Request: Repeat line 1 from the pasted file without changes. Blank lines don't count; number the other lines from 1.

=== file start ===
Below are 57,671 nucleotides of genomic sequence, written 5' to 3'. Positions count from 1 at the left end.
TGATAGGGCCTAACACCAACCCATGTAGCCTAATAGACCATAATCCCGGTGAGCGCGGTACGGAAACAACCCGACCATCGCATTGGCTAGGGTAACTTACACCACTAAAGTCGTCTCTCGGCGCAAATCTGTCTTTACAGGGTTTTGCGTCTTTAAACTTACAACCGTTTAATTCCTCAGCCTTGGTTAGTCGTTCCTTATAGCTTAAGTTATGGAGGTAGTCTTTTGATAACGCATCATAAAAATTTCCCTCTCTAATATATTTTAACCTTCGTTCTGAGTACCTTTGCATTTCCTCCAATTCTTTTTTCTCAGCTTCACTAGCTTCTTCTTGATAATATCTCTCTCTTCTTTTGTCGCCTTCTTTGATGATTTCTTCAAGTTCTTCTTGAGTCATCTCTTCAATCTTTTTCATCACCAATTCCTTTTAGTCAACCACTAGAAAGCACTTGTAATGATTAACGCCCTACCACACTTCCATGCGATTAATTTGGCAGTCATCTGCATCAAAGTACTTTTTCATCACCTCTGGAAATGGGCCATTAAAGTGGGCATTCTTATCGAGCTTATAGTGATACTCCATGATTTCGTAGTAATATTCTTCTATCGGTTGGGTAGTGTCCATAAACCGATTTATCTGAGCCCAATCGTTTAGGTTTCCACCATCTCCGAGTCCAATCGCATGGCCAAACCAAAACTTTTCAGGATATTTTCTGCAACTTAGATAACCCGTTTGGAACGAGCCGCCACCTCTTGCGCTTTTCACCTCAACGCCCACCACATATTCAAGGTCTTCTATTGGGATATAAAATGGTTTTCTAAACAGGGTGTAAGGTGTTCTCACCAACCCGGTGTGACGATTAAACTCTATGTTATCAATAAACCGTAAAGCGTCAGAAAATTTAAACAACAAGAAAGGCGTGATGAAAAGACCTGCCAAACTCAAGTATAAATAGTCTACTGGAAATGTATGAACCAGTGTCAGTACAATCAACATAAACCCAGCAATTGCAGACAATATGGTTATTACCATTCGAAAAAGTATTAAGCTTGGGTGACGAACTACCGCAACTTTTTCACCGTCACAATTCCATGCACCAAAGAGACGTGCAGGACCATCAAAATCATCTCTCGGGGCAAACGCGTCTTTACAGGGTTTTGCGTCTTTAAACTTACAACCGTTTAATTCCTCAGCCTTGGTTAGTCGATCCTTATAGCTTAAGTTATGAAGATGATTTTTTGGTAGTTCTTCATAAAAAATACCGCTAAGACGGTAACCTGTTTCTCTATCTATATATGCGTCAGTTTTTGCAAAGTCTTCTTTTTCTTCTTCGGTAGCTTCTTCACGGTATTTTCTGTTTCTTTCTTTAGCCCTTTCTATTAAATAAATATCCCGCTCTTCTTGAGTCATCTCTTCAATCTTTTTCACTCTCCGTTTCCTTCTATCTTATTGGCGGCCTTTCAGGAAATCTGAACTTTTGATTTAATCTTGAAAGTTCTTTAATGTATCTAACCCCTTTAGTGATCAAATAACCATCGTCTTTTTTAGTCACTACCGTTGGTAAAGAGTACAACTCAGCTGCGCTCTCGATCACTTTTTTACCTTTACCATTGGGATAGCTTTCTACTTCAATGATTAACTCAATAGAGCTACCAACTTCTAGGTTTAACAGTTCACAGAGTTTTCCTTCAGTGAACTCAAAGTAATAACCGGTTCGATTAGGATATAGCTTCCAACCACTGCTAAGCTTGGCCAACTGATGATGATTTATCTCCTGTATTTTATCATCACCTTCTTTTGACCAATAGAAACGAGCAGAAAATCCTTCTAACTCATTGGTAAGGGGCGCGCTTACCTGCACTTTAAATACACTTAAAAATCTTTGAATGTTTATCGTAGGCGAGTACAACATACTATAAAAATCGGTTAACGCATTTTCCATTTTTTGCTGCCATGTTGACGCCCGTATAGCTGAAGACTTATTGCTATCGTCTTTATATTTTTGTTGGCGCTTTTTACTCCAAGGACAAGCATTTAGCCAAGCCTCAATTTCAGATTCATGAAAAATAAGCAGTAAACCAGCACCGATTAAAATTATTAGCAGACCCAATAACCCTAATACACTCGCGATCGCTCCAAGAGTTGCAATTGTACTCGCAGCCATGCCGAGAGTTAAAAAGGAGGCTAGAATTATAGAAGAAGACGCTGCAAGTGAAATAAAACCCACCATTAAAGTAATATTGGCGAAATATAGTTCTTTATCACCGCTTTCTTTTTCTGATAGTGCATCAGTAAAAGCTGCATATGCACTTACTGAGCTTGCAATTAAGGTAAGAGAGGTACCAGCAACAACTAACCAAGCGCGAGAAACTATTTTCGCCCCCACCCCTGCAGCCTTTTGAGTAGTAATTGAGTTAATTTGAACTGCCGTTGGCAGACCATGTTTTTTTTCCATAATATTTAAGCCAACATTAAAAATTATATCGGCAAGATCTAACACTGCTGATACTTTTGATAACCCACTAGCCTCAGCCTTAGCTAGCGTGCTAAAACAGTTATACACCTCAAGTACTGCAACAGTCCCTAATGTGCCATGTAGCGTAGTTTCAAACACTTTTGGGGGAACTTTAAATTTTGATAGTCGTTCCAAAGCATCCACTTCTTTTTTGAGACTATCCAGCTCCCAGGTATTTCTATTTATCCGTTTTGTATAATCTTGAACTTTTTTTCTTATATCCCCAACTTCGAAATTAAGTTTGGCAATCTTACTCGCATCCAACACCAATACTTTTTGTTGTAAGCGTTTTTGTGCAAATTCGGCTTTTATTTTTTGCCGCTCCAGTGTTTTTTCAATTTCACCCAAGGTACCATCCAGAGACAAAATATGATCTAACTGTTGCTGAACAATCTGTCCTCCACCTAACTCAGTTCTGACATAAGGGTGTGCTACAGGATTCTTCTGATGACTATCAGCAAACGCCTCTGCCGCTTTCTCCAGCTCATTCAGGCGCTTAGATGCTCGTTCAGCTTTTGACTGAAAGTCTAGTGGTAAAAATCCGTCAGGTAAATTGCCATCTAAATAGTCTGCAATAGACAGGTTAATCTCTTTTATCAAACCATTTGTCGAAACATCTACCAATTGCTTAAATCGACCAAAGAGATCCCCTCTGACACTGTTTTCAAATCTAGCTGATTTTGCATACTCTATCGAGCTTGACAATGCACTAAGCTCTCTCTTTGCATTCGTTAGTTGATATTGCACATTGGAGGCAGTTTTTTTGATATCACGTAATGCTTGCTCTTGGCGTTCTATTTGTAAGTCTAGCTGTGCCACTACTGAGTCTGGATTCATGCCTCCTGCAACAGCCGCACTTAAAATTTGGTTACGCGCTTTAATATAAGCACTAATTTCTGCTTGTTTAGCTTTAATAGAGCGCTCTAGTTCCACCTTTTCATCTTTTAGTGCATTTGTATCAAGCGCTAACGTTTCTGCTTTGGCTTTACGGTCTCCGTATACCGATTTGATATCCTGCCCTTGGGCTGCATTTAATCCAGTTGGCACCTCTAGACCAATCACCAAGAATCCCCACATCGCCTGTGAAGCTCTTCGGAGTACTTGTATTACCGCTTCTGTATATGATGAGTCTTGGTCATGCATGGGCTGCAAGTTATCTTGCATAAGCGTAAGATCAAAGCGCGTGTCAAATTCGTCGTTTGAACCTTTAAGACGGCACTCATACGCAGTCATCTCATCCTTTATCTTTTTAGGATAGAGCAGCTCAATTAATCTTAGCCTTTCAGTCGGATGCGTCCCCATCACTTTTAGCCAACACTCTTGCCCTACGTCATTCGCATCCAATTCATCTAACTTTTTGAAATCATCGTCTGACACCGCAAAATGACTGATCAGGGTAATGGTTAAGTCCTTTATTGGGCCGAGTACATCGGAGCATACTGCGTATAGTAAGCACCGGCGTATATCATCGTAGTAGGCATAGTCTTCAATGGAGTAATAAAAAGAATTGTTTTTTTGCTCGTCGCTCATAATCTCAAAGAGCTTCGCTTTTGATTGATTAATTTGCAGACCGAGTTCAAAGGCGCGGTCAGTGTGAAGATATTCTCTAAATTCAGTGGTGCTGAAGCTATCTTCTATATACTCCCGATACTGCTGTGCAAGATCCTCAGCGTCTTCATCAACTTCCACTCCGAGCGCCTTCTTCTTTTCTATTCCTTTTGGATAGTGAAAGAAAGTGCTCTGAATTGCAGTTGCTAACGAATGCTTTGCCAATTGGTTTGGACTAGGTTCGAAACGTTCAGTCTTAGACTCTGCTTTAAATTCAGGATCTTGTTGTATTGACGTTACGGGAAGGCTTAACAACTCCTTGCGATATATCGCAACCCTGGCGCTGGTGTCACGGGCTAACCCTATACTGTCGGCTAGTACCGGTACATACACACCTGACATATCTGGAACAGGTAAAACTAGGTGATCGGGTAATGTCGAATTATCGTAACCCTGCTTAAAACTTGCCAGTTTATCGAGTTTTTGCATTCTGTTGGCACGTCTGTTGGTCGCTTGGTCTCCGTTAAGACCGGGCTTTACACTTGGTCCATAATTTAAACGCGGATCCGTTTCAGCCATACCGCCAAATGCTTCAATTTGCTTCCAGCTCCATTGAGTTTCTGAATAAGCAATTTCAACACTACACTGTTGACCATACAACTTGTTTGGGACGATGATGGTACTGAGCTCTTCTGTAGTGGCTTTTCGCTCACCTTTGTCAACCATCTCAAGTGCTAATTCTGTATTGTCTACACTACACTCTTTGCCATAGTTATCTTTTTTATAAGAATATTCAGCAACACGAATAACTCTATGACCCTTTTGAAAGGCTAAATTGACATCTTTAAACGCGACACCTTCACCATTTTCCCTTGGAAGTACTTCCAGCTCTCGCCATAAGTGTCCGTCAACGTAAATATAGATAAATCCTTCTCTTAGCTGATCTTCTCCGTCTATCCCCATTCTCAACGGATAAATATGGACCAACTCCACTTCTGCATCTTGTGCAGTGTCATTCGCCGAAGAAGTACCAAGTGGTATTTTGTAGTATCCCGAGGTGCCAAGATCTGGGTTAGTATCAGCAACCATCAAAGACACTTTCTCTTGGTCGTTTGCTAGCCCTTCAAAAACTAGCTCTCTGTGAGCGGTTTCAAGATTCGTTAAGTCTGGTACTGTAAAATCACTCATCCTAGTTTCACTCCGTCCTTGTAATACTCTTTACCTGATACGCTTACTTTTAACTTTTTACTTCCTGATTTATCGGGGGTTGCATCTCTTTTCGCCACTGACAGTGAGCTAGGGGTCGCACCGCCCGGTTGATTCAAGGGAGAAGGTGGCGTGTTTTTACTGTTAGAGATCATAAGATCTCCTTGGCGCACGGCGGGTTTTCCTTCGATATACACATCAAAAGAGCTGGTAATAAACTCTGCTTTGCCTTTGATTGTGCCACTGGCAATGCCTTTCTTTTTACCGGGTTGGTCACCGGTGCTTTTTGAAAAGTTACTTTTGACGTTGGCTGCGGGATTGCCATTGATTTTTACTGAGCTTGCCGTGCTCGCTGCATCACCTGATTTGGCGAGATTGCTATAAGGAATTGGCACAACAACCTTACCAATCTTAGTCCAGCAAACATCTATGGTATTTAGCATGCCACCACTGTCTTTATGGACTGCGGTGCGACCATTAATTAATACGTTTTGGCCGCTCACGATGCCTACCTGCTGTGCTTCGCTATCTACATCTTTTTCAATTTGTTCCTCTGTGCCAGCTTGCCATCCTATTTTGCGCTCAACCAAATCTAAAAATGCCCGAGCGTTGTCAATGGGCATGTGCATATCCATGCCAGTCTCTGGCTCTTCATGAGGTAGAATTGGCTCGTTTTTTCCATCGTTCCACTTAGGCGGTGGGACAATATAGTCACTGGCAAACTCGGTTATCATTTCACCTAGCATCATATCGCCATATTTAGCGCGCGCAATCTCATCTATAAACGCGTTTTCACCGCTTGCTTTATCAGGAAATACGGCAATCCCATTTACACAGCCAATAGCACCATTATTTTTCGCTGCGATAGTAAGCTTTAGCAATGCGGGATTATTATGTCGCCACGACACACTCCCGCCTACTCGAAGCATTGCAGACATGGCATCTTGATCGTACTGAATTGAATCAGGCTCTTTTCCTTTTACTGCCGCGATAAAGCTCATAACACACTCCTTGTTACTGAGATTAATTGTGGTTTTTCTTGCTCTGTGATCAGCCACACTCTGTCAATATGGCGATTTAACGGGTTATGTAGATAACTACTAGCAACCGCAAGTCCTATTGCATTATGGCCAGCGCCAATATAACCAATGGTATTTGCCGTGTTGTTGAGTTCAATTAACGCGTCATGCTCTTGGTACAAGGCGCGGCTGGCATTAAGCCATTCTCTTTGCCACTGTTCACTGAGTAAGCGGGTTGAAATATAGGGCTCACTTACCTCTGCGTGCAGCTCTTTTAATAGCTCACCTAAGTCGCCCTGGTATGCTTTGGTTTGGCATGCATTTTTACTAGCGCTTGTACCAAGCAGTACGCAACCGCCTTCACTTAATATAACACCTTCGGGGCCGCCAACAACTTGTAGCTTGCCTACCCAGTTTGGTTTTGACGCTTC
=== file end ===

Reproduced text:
Below are 57,671 nucleotides of genomic sequence, written 5' to 3'. Positions count from 1 at the left end.